c.watson@cgiar.org'

Cathy Watson

Cathy Watson is chief of programme development at the World Agroforestry Centre in Nairobi. Before joining ICRAF in November 2012, she founded and ran two NGOs in Uganda -- Straight Talk Foundation and Mvule Trust. She was made a senior Ashoka fellow for social entrepreneurship in 2006. She has also been a foreign correspondent, working for The Guardian and the BBC, among others. A graduate in biology and Latin American Studies from Princeton, she has over 30 years of work experience in Africa with a focus on trees, youth, HIV, families, and communication for social change. She holds a graduate certificate in agroforestry from the University of Missouri.

‘Income that surpasses the waiting’: in dire need of trees, Malawi tries woodlots, bees, bamboo

Success in rejuvenating land through forest-based enterprises has had dramatic outcomes for farmers. In the late afternoon in the highlands of Malawi, the air is chilly as the sun descends. But the welcome is warm. A group of...

ASEAN Guidelines for Agroforestry Development set to revolutionize land use in Southeast Asia

    The endorsement of the Guidelines by the region’s ministers of agriculture and forestry paves the way for implementation to restore degraded landscapes, improve food security and livelihoods, enhance farmers’ resilience and meet nationally determined contributions to...

Resolution on harnessing trees on farms for a green economy in the Philippines

  Government agencies, the private sector, NGOs and universities want a new direction for increasing trees on farms to grow a green economy and strengthen the vulnerable archipelago   It will take 206 years to restore to productivity...

People matter for peat

Better management of Indonesia’s vast peatlands, some of the biggest and most efficient carbon stores on the planet, which have been extensively degraded, means working with the people who make their living from them.

Multifunctional Agriculture: Achieving Sustainable Development in Africa

A practical, appropriate and effective solution to Africa’s food and nutritional insecurity has alluded everyone for over 100 years1. Since colonial days, conventional thinking has been based on the misconception that what works in temperate latitudes must work...

Engaging marginalized groups in the Greater Mekong region through action research

A new publication offers researchers guidelines on how best to engage with marginalized, ethnic-minority farming communities in the Greater Mekong region, so that research innovations reach and benefit their lives and livelihoods. Titled “Guidelines to engage with marginalized...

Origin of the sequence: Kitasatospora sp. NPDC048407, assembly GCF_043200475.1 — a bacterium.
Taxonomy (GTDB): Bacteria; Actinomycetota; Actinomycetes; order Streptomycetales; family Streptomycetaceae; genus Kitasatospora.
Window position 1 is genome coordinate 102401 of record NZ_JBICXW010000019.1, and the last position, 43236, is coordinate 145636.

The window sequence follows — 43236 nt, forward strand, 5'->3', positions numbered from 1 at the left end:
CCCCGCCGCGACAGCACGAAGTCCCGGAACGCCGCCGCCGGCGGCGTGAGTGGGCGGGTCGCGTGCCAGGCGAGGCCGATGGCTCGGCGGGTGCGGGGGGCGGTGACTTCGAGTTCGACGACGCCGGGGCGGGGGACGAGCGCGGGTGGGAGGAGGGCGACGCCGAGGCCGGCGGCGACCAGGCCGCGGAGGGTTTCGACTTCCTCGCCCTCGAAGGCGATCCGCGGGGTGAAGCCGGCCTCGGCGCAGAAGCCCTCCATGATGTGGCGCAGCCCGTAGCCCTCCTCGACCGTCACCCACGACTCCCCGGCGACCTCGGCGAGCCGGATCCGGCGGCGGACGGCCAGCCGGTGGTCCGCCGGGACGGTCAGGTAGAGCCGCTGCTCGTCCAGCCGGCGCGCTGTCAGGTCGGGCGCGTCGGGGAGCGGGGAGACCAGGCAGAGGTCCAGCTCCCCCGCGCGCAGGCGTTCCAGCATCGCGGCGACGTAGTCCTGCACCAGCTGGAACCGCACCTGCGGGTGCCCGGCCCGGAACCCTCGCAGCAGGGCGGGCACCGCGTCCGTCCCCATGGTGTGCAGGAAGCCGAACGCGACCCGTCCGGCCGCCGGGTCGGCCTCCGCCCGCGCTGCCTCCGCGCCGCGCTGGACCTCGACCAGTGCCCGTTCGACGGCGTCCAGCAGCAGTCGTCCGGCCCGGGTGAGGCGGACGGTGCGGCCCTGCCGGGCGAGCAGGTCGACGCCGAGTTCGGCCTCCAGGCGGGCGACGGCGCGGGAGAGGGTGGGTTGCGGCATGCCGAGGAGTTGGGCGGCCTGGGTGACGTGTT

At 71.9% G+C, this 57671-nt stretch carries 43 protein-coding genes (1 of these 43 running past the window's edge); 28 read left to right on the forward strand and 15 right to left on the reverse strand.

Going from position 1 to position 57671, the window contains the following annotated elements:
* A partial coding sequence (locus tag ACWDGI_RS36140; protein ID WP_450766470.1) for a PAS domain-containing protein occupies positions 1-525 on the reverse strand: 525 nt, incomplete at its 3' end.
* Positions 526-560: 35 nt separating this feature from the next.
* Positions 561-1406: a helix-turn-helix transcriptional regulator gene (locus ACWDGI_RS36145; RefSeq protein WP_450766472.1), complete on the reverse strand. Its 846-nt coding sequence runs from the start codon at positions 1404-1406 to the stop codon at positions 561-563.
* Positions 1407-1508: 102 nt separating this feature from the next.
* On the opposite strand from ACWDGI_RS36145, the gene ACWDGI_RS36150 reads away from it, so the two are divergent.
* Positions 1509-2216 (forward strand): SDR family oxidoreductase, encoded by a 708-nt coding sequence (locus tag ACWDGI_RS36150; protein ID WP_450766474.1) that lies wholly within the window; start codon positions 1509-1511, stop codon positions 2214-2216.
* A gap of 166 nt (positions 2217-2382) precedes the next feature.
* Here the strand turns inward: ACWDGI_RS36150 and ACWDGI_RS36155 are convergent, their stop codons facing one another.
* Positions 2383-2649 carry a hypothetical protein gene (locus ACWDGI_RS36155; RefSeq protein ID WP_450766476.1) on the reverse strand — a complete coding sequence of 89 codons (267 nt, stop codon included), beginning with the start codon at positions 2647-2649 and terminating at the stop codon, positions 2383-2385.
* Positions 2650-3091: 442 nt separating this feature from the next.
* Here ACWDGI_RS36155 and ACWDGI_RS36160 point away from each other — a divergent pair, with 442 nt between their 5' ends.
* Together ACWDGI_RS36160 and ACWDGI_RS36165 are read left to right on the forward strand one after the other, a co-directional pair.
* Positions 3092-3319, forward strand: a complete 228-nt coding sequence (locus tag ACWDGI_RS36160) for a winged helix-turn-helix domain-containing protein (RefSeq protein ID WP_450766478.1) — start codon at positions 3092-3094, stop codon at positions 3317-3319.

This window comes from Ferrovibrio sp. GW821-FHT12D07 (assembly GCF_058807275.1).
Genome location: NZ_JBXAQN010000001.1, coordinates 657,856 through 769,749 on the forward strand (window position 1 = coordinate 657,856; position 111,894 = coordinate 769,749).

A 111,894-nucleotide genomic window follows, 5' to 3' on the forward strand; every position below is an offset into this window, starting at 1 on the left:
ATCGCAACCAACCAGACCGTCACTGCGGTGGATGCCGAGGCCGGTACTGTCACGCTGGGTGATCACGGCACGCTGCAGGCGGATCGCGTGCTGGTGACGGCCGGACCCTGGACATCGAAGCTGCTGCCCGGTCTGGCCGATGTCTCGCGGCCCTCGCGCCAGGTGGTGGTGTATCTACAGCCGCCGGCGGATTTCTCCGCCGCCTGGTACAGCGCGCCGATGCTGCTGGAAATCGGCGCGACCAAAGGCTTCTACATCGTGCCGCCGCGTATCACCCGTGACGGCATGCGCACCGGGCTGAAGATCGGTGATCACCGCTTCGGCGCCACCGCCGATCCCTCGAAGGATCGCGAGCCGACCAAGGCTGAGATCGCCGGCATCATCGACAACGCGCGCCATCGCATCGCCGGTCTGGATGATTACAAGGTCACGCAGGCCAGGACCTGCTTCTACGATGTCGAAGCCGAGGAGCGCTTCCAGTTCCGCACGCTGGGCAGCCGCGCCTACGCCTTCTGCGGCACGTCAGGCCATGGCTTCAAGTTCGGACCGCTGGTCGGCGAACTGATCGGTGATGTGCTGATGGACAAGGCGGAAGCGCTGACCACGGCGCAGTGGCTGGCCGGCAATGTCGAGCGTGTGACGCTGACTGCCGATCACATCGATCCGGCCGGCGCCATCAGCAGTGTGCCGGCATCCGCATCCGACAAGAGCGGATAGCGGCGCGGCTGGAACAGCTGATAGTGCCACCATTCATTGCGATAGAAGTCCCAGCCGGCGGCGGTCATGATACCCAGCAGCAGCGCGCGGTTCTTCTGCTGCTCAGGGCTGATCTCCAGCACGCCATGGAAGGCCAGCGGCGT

Success in thirsty Sumba a challenge for researchers

Dryland tropical agroforestry is a little-researched area that is likely to be increasingly in demand as climate patterns change. Researchers on the island of Sumba in Indonesia are working hard and fast to meet the challenges.   Sumba’s...

Tree nurseries increase availability of quality seedlings

In growing numbers, smallholders in Gorontalo, Indonesia manage tree nurseries as an alternative income source. The World Agroforestry Centre through the AgFor Sulawesi project is sharing new knowledge and experience for the benefit of farmers. Tree nurseries are...

Sustainable bioenergy and the Sustainable Development Goals in Indonesia

Bioenergy can play a role in Indonesia in achieving Sustainable Development Goal 7: Ensure access to affordable, reliable, sustainable and modern energy for all. And several other Goals. But some conditions need to be met.   ‘Bioenergy is...

Bioenergy for Indonesia means improving smallholders’ livelihoods and maintaining the environment

If Indonesia is to achieve its target of 23% renewable energy, of which 10% should come from bioenergy, by 2025, the nation must simultaneously improve policies, embrace smallholders to improve their livelihoods and maintain the services provided by...

Improving timber and non-timber products in Indonesia

Understanding how to manage timber and non-timber forest products is particularly important for poorer households in Indonesia. Action research to improve farmers’ understanding is underway.   Combining tree planting with management of non-timber forest products (NTFPs) has been...

Community bylaws improve landscape management

Experience from Uganda shows that when villages and districts create regulations to manage forests and restoration, benefits flow.   Through collective awareness of land-management challenges at the grassroots level, governments and others are effectively coerced to make policy...